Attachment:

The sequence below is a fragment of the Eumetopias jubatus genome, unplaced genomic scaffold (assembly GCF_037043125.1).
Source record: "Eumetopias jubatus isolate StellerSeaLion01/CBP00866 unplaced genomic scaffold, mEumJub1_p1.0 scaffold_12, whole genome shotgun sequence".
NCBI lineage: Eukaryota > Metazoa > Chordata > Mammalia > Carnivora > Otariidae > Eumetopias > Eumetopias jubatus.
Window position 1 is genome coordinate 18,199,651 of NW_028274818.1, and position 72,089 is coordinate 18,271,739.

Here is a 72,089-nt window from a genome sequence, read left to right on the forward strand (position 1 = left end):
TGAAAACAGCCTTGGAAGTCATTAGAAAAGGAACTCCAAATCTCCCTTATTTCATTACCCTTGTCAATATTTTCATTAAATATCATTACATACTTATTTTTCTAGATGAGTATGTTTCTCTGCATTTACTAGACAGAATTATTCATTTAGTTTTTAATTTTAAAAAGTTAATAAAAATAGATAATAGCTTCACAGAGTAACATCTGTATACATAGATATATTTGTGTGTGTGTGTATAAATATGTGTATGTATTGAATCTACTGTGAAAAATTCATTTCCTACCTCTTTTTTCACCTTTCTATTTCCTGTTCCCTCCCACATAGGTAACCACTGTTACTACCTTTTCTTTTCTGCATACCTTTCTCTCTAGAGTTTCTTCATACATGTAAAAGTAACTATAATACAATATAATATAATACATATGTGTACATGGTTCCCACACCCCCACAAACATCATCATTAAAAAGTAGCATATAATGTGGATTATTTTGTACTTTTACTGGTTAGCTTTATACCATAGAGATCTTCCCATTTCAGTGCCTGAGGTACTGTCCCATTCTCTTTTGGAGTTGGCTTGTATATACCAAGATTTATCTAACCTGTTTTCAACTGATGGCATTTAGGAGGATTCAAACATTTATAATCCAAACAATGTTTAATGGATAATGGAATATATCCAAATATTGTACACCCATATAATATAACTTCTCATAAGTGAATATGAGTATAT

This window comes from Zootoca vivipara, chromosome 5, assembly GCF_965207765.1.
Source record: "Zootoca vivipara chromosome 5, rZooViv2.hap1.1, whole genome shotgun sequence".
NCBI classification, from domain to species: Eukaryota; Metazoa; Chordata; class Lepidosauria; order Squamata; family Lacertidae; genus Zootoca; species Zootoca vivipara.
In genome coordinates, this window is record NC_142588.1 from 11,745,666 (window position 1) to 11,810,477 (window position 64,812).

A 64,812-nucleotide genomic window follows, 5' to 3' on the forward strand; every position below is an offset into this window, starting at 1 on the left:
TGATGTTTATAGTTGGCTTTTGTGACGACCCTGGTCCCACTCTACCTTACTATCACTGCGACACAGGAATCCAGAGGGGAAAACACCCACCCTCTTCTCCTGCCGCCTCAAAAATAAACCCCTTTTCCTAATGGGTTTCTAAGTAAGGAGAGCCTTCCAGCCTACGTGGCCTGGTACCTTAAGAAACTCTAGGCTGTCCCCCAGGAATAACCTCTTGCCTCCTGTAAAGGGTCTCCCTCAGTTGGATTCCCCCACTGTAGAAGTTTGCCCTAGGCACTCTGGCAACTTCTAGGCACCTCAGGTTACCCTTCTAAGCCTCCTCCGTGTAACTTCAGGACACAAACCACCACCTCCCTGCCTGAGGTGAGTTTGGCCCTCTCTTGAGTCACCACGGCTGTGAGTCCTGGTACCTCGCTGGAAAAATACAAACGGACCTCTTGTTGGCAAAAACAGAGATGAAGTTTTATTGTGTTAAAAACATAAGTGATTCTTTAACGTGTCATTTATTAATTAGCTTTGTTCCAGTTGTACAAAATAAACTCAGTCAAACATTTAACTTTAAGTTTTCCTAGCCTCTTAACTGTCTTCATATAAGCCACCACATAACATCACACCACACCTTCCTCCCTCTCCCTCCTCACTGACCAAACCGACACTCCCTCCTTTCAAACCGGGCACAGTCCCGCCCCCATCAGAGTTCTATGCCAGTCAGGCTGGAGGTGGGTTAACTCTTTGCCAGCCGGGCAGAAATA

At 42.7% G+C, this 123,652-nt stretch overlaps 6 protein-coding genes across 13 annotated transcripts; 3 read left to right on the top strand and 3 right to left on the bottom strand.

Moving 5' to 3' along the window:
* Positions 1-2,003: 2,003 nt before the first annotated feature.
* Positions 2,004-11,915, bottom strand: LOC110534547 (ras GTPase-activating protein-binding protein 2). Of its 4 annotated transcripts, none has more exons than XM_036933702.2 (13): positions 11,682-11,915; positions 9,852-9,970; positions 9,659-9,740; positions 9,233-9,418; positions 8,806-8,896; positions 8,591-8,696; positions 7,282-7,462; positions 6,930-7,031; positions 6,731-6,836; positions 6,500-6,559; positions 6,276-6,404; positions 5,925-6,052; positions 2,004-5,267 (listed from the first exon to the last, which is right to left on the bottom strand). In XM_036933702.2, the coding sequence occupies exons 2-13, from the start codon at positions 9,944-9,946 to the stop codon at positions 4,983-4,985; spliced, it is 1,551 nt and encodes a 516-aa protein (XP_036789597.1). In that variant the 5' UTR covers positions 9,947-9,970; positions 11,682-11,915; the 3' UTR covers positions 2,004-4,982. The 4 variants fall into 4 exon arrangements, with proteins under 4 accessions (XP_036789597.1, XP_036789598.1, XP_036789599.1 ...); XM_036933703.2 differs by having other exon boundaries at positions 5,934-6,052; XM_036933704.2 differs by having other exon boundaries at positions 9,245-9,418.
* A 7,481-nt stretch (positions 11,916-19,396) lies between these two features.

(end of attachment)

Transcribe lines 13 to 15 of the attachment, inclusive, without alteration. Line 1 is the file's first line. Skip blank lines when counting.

At 42.7% G+C, this 123,652-nt stretch overlaps 6 protein-coding genes across 13 annotated transcripts; 3 read left to right on the top strand and 3 right to left on the bottom strand.

Moving 5' to 3' along the window:
* Positions 1-2,003: 2,003 nt before the first annotated feature.